It is often said that the best system account of laws needs supplementing with a theory of perfectly natural properties. The ‘strength’ and ‘simplicity’ of a system is language-relative and without a fixed vocabulary it is impossible to compare rival systems. Recently a number of philosophers have attempted to reformulate the BSA in an effort to avoid commitment to natural properties. I assess these proposals and argue that they are problematic as they stand. Nonetheless, I agree with their (...) aim, and show that if simplicity is interpreted as ‘compression’, algorithmic information theory provides a framework for system comparison without the need for natural properties. (shrink)
The idea of levels of organization plays a central role in the philosophy of the life sciences. In this article, I first examine the explanatory goals that have motivated accounts of levels of organization. I then show that the most state-of-the-art and scientifically plausible account of levels of organization, the account of levels of mechanism proposed by Bechtel and Craver, is fundamentally problematic. Finally, I argue that the explanatory goals can be reached by adopting a deflationary approach, (...) where levels of organization give way to more well-defined and fundamental notions, such as scale and composition. (shrink)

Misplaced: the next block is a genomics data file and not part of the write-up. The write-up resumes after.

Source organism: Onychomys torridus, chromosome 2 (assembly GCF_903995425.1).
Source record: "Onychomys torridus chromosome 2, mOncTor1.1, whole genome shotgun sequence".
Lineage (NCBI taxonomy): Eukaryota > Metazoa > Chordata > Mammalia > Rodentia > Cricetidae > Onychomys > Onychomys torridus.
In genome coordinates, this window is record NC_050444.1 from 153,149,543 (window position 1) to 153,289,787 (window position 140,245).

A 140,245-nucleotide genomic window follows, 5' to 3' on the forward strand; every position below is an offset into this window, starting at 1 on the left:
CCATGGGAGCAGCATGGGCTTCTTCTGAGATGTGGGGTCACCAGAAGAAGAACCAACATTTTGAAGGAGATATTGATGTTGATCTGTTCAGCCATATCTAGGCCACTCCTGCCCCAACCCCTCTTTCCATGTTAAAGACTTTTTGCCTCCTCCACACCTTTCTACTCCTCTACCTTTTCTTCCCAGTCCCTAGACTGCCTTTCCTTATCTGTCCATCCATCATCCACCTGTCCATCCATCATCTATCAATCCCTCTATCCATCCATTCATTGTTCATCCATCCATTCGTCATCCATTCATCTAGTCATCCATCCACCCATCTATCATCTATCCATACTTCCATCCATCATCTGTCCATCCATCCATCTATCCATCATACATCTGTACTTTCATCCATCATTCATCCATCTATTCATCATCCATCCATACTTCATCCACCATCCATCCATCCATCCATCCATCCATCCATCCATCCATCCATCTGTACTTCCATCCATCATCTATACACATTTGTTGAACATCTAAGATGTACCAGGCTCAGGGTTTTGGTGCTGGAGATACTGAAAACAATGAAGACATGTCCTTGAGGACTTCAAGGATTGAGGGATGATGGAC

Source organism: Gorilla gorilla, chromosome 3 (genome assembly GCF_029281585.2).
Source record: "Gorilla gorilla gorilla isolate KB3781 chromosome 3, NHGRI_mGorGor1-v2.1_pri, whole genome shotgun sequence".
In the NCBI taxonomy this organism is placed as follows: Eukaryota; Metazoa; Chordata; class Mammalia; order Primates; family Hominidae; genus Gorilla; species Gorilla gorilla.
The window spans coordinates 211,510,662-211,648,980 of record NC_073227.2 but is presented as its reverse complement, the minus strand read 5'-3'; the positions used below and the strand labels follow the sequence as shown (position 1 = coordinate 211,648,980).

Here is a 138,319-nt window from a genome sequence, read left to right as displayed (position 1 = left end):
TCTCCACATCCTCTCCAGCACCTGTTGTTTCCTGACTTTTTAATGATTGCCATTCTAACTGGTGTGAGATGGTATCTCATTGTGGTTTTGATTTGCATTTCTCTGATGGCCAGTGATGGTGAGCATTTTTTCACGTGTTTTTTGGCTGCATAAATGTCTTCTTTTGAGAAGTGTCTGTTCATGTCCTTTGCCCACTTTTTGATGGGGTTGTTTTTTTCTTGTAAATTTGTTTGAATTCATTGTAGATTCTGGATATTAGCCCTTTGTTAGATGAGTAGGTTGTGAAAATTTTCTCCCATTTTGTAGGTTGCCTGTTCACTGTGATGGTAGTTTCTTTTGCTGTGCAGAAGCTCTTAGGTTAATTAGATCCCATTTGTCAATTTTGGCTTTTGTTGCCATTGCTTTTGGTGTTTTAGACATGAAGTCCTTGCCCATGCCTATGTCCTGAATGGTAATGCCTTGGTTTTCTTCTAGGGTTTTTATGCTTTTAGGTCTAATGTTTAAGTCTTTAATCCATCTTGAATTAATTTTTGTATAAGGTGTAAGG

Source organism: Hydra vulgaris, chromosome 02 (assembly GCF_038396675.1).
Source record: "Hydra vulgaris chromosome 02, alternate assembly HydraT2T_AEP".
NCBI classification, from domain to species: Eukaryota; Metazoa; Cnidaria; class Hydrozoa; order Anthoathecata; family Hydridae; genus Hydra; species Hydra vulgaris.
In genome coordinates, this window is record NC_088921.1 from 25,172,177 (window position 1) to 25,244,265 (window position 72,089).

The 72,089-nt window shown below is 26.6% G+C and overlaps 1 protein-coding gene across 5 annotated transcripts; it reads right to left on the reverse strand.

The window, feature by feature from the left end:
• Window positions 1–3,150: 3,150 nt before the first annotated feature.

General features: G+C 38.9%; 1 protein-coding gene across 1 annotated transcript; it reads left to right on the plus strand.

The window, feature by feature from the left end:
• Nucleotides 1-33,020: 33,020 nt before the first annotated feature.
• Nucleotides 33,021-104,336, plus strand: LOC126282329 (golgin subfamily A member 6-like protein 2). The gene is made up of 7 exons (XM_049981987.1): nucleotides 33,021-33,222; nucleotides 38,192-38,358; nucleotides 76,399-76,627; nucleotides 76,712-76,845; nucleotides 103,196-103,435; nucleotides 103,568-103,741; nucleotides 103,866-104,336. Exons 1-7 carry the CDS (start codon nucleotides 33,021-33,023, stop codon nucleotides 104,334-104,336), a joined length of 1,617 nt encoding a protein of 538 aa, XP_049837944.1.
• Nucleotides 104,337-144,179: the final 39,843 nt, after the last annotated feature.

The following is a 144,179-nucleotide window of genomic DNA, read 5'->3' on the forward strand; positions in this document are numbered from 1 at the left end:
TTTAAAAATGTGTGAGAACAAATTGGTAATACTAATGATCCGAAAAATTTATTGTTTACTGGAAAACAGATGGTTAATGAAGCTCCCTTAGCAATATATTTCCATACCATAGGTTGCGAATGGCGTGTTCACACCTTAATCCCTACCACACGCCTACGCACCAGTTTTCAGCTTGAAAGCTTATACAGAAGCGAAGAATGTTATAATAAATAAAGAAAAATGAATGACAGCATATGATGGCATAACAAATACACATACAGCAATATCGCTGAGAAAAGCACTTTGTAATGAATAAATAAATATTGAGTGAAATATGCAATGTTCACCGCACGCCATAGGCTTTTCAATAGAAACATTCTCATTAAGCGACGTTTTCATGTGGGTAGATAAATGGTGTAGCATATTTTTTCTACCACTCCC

It is often said that the best system account of laws needs supplementing with a theory of perfectly natural properties. The ‘strength’ and ‘simplicity’ of a system is language-relative and without a fixed vocabulary it is impossible to compare rival systems. Recently a number of philosophers have attempted to reformulate the BSA in an effort to avoid commitment to natural properties. I assess these proposals and argue that they are problematic as they stand. Nonetheless, I agree with their (...) aim, and show that if simplicity is interpreted as ‘compression’, algorithmic information theory provides a framework for system comparison without the need for natural properties.A menudo se dice que la explicación de las leyes del mejor sistema requiere ser completada con una teoría de las propiedades perfectamente naturales. La ‘fuerza’ y la ‘simplicidad’ de un sistema son relativas a un lenguaje y sin un vocabulario fijo es imposible comparar sistemas rivales. Recientemente, varios filósofos han intentado reformular la BSA en un esfuerzo por evitar el compromiso con las propiedades naturales. Aquí valoro estas propuestas y argumento que son problemáticas en su forma actual. Sin embargo, comparto su objetivo y muestro que si la simplicidad es interpretada como ‘compresion’, la teoría algoritmica de la información proporciona un marco para la comparación sin necesidad de apelar a propiedades naturales. (shrink)